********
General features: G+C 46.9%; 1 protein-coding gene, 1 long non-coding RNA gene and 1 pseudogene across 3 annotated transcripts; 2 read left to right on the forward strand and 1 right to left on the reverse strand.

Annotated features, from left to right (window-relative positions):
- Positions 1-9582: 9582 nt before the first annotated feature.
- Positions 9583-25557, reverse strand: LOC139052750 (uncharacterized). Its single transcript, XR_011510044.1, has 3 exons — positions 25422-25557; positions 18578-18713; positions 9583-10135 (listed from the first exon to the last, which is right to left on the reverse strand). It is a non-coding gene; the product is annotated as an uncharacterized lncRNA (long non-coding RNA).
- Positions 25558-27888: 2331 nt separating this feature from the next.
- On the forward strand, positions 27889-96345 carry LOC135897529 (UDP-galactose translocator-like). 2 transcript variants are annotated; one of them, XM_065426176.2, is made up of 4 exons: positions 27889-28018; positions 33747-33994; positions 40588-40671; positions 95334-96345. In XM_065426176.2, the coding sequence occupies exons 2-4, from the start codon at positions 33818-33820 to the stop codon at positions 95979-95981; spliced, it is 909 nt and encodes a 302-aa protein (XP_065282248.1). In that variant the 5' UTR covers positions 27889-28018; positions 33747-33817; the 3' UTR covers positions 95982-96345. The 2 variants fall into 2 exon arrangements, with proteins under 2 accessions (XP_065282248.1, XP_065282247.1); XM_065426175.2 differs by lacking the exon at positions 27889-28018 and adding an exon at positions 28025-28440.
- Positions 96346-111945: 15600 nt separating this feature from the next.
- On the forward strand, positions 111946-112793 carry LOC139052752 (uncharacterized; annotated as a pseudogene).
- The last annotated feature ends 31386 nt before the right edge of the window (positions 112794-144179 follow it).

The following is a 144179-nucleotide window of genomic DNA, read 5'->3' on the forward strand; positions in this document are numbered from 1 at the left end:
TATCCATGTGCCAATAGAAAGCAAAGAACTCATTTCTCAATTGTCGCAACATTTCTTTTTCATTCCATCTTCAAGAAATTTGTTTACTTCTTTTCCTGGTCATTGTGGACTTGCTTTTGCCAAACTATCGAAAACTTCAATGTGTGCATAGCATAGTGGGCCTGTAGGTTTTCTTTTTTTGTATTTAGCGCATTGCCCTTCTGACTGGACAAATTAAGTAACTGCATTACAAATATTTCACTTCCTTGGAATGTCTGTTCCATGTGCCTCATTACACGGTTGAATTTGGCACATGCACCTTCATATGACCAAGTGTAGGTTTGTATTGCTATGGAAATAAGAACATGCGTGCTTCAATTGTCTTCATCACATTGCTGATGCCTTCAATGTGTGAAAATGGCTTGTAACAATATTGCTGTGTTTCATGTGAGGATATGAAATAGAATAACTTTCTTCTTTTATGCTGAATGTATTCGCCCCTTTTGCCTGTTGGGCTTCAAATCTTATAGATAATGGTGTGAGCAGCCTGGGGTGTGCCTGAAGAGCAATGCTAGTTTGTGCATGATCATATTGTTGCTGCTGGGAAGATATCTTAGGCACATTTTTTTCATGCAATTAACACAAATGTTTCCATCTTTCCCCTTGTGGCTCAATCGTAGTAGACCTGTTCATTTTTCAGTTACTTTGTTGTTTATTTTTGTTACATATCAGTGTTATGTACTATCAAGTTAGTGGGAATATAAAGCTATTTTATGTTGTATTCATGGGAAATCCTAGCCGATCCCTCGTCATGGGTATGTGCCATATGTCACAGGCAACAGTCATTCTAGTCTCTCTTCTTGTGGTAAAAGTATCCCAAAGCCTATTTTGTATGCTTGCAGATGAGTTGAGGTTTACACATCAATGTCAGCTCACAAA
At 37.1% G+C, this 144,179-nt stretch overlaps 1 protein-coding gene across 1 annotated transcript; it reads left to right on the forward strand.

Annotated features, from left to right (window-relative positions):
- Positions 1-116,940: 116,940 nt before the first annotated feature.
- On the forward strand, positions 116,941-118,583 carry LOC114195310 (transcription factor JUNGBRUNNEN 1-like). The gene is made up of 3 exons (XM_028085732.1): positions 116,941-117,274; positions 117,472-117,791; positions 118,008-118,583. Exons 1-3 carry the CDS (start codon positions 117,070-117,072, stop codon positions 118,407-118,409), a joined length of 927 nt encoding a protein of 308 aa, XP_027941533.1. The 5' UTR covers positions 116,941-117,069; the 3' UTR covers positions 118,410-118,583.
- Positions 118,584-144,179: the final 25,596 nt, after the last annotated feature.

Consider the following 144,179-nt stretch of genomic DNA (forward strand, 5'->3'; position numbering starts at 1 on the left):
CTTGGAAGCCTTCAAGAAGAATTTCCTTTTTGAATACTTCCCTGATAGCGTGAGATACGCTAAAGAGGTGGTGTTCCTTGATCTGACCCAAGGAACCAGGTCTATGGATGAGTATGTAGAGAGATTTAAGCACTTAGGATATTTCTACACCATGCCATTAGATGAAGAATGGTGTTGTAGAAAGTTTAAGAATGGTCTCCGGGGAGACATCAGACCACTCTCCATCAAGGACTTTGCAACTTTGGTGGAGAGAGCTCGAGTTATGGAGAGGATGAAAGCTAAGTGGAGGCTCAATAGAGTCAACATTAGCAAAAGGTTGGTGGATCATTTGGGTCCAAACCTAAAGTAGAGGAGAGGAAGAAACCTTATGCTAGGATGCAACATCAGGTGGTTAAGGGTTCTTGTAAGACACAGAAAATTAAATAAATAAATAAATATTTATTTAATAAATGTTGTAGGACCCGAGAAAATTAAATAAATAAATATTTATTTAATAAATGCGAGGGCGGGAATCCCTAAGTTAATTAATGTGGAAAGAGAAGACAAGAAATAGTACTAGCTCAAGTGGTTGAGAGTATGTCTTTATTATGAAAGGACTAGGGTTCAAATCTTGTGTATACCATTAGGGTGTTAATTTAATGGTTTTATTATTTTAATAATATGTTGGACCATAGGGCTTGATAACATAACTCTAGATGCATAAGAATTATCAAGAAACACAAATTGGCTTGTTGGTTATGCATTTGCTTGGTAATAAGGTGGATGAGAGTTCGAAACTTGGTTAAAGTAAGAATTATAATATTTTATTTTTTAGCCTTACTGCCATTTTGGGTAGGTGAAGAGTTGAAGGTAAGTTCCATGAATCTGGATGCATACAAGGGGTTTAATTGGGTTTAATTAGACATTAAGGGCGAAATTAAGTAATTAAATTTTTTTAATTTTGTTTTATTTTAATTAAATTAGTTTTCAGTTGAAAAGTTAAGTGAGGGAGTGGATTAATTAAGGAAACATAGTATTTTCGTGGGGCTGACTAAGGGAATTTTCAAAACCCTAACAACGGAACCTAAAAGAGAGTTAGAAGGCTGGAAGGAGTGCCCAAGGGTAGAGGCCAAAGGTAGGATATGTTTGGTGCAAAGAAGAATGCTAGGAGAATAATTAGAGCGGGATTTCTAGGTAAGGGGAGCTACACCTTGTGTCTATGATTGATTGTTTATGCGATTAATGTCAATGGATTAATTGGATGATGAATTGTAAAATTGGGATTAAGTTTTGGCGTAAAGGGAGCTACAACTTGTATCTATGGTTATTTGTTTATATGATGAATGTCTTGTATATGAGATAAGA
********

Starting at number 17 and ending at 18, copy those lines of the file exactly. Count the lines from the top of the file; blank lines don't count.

Consider the following 144,179-nt stretch of genomic DNA (forward strand, 5'->3'; position numbering starts at 1 on the left):
CTTGGAAGCCTTCAAGAAGAATTTCCTTTTTGAATACTTCCCTGATAGCGTGAGATACGCTAAAGAGGTGGTGTTCCTTGATCTGACCCAAGGAACCAGGTCTATGGATGAGTATGTAGAGAGATTTAAGCACTTAGGATATTTCTACACCATGCCATTAGATGAAGAATGGTGTTGTAGAAAGTTTAAGAATGGTCTCCGGGGAGACATCAGACCACTCTCCATCAAGGACTTTGCAACTTTGGTGGAGAGAGCTCGAGTTATGGAGAGGATGAAAGCTAAGTGGAGGCTCAATAGAGTCAACATTAGCAAAAGGTTGGTGGATCATTTGGGTCCAAACCTAAAGTAGAGGAGAGGAAGAAACCTTATGCTAGGATGCAACATCAGGTGGTTAAGGGTTCTTGTAAGACACAGAAAATTAAATAAATAAATAAATATTTATTTAATAAATGTTGTAGGACCCGAGAAAATTAAATAAATAAATATTTATTTAATAAATGCGAGGGCGGGAATCCCTAAGTTAATTAATGTGGAAAGAGAAGACAAGAAATAGTACTAGCTCAAGTGGTTGAGAGTATGTCTTTATTATGAAAGGACTAGGGTTCAAATCTTGTGTATACCATTAGGGTGTTAATTTAATGGTTTTATTATTTTAATAATATGTTGGACCATAGGGCTTGATAACATAACTCTAGATGCATAAGAATTATCAAGAAACACAAATTGGCTTGTTGGTTATGCATTTGCTTGGTAATAAGGTGGATGAGAGTTCGAAACTTGGTTAAAGTAAGAATTATAATATTTTATTTTTTAGCCTTACTGCCATTTTGGGTAGGTGAAGAGTTGAAGGTAAGTTCCATGAATCTGGATGCATACAAGGGGTTTAATTGGGTTTAATTAGACATTAAGGGCGAAATTAAGTAATTAAATTTTTTTAATTTTGTTTTATTTTAATTAAATTAGTTTTCAGTTGAAAAGTTAAGTGAGGGAGTGGATTAATTAAGGAAACATAGTATTTTCGTGGGGCTGACTAAGGGAATTTTCAAAACCCTAACAACGGAACCTAAAAGAGAGTTAGAAGGCTGGAAGGAGTGCCCAAGGGTAGAGGCCAAAGGTAGGATATGTTTGGTGCAAAGAAGAATGCTAGGAGAATAATTAGAGCGGGATTTCTAGGTAAGGGGAGCTACACCTTGTGTCTATGATTGATTGTTTATGCGATTAATGTCAATGGATTAATTGGATGATGAATTGTAAAATTGGGATTAAGTTTTGGCGTAAAGGGAGCTACAACTTGTATCTATGGTTATTTGTTTATATGATGAATGTCTTGTATATGAGATAAGA